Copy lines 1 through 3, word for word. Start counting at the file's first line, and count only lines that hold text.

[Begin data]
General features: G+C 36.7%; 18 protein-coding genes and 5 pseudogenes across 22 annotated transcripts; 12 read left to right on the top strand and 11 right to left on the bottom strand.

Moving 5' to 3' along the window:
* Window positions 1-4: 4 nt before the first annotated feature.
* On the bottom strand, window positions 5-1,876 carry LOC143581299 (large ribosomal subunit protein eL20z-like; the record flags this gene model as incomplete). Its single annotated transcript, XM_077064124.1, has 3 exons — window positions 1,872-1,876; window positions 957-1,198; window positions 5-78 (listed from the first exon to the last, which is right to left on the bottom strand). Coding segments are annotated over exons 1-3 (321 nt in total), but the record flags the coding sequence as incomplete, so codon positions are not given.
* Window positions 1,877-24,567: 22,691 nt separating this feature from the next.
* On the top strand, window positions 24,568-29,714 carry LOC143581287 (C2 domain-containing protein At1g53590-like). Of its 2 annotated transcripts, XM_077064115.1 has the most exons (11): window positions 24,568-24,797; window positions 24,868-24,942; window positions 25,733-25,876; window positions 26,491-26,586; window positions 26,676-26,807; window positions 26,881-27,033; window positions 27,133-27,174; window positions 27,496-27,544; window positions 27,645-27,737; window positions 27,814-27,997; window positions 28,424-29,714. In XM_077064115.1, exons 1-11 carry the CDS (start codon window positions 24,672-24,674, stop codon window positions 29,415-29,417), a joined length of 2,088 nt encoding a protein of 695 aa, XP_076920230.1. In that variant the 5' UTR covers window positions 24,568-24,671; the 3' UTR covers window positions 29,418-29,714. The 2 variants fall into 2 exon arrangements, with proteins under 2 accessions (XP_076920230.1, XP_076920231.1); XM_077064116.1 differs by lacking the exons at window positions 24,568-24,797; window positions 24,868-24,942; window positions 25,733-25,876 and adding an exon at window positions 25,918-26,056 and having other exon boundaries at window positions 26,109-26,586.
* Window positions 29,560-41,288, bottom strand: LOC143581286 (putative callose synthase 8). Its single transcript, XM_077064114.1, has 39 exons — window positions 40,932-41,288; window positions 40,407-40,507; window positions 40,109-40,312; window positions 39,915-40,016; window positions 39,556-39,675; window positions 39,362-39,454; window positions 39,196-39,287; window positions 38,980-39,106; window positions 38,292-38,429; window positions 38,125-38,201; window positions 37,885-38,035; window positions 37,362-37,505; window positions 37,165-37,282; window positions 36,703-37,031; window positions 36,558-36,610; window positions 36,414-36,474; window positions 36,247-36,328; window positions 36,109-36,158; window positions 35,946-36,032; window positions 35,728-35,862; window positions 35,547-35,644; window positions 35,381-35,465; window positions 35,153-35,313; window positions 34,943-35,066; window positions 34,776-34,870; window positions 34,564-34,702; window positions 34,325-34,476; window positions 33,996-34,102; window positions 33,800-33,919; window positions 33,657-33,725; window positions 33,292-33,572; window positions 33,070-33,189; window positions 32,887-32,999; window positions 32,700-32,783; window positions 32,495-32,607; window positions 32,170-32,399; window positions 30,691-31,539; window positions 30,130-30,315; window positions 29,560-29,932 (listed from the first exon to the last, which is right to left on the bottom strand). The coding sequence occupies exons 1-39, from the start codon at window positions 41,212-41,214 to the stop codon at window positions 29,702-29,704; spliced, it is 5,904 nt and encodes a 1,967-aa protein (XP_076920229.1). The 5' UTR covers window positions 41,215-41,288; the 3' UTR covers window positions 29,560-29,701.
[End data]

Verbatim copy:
General features: G+C 36.7%; 18 protein-coding genes and 5 pseudogenes across 22 annotated transcripts; 12 read left to right on the top strand and 11 right to left on the bottom strand.

Moving 5' to 3' along the window:
* Window positions 1-4: 4 nt before the first annotated feature.